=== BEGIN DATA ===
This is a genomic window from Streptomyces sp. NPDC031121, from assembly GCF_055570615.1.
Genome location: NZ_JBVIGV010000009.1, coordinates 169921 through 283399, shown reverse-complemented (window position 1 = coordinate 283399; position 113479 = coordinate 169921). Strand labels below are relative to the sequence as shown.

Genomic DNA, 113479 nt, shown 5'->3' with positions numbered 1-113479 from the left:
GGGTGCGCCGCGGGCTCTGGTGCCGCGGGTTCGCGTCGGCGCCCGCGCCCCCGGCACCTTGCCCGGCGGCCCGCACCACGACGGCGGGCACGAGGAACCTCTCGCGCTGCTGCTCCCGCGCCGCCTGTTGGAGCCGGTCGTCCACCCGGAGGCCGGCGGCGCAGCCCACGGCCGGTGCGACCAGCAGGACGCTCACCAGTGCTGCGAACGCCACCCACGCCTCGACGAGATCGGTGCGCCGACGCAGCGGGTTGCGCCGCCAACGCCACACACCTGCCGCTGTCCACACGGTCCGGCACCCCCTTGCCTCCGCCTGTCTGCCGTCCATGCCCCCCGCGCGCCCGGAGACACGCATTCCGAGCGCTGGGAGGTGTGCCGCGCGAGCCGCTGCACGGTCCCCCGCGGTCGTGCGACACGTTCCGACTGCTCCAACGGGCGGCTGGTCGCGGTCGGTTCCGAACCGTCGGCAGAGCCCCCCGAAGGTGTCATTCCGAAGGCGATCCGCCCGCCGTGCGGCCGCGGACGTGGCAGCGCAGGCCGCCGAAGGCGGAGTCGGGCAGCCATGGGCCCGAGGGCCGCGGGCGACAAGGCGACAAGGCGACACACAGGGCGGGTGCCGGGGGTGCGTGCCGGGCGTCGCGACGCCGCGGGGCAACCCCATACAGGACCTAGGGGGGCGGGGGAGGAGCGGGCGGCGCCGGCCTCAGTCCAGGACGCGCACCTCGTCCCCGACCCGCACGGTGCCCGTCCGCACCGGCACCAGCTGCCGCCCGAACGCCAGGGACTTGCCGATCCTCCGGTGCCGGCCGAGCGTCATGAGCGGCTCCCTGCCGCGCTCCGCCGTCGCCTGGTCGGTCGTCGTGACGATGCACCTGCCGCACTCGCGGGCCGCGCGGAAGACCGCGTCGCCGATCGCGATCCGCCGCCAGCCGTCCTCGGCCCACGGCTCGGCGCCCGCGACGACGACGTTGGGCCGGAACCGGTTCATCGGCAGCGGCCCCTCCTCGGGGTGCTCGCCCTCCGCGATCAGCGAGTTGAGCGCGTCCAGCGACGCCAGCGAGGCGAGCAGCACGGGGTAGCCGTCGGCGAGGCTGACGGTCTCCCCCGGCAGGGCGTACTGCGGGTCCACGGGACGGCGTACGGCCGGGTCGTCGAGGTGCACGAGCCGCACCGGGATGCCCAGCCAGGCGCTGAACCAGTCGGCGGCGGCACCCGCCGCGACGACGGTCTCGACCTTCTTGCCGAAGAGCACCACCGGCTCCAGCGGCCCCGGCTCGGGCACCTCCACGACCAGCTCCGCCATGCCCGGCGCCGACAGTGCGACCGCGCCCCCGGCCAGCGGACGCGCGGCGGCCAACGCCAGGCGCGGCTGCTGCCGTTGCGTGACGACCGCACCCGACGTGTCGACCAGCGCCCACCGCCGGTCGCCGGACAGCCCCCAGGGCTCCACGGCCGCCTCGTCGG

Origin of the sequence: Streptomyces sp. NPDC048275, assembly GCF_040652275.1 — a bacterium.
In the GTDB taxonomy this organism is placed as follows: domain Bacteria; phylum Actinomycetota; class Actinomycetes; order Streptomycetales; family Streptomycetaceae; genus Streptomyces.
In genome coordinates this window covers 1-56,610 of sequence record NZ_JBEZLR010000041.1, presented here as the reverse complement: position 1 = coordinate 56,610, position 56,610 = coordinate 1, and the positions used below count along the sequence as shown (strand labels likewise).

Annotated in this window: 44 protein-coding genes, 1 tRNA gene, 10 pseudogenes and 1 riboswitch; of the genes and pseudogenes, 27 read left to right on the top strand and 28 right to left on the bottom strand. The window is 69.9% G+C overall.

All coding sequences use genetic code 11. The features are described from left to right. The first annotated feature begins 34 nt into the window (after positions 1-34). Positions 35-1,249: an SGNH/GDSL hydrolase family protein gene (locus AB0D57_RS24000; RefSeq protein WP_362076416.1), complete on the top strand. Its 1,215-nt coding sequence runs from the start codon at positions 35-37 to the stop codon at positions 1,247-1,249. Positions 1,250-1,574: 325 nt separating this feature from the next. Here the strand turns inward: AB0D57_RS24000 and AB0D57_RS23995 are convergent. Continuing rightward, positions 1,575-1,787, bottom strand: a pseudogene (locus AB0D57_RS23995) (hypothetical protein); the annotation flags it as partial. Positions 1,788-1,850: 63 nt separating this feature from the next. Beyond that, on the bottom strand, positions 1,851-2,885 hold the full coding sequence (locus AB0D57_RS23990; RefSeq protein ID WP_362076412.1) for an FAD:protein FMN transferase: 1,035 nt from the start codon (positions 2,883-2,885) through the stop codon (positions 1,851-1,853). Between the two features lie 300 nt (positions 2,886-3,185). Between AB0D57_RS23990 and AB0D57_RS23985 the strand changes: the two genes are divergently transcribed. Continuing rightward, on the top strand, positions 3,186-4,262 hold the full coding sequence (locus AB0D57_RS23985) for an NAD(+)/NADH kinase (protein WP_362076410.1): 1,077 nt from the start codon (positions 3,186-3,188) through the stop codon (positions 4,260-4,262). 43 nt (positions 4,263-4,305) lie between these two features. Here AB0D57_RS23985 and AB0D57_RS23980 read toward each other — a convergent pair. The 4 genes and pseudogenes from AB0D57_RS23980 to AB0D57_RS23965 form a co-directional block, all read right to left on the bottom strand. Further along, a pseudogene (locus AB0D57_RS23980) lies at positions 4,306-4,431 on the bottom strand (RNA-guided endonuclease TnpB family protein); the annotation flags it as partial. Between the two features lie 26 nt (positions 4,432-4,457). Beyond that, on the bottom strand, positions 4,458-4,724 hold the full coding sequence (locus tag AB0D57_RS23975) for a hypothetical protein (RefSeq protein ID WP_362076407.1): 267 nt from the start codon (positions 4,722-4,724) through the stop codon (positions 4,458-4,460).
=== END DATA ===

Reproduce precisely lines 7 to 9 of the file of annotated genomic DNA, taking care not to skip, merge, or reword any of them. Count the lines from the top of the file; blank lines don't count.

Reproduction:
In genome coordinates this window covers 1-56,610 of sequence record NZ_JBEZLR010000041.1, presented here as the reverse complement: position 1 = coordinate 56,610, position 56,610 = coordinate 1, and the positions used below count along the sequence as shown (strand labels likewise).

Annotated in this window: 44 protein-coding genes, 1 tRNA gene, 10 pseudogenes and 1 riboswitch; of the genes and pseudogenes, 27 read left to right on the top strand and 28 right to left on the bottom strand. The window is 69.9% G+C overall.

All coding sequences use genetic code 11. The features are described from left to right. The first annotated feature begins 34 nt into the window (after positions 1-34). Positions 35-1,249: an SGNH/GDSL hydrolase family protein gene (locus AB0D57_RS24000; RefSeq protein WP_362076416.1), complete on the top strand. Its 1,215-nt coding sequence runs from the start codon at positions 35-37 to the stop codon at positions 1,247-1,249. Positions 1,250-1,574: 325 nt separating this feature from the next. Here the strand turns inward: AB0D57_RS24000 and AB0D57_RS23995 are convergent. Continuing rightward, positions 1,575-1,787, bottom strand: a pseudogene (locus AB0D57_RS23995) (hypothetical protein); the annotation flags it as partial. Positions 1,788-1,850: 63 nt separating this feature from the next. Beyond that, on the bottom strand, positions 1,851-2,885 hold the full coding sequence (locus AB0D57_RS23990; RefSeq protein ID WP_362076412.1) for an FAD:protein FMN transferase: 1,035 nt from the start codon (positions 2,883-2,885) through the stop codon (positions 1,851-1,853). Between the two features lie 300 nt (positions 2,886-3,185). Between AB0D57_RS23990 and AB0D57_RS23985 the strand changes: the two genes are divergently transcribed. Continuing rightward, on the top strand, positions 3,186-4,262 hold the full coding sequence (locus AB0D57_RS23985) for an NAD(+)/NADH kinase (protein WP_362076410.1): 1,077 nt from the start codon (positions 3,186-3,188) through the stop codon (positions 4,260-4,262). 43 nt (positions 4,263-4,305) lie between these two features. Here AB0D57_RS23985 and AB0D57_RS23980 read toward each other — a convergent pair. The 4 genes and pseudogenes from AB0D57_RS23980 to AB0D57_RS23965 form a co-directional block, all read right to left on the bottom strand. Further along, a pseudogene (locus AB0D57_RS23980) lies at positions 4,306-4,431 on the bottom strand (RNA-guided endonuclease TnpB family protein); the annotation flags it as partial. Between the two features lie 26 nt (positions 4,432-4,457). Beyond that, on the bottom strand, positions 4,458-4,724 hold the full coding sequence (locus tag AB0D57_RS23975) for a hypothetical protein (RefSeq protein ID WP_362076407.1): 267 nt from the start codon (positions 4,722-4,724) through the stop codon (positions 4,458-4,460).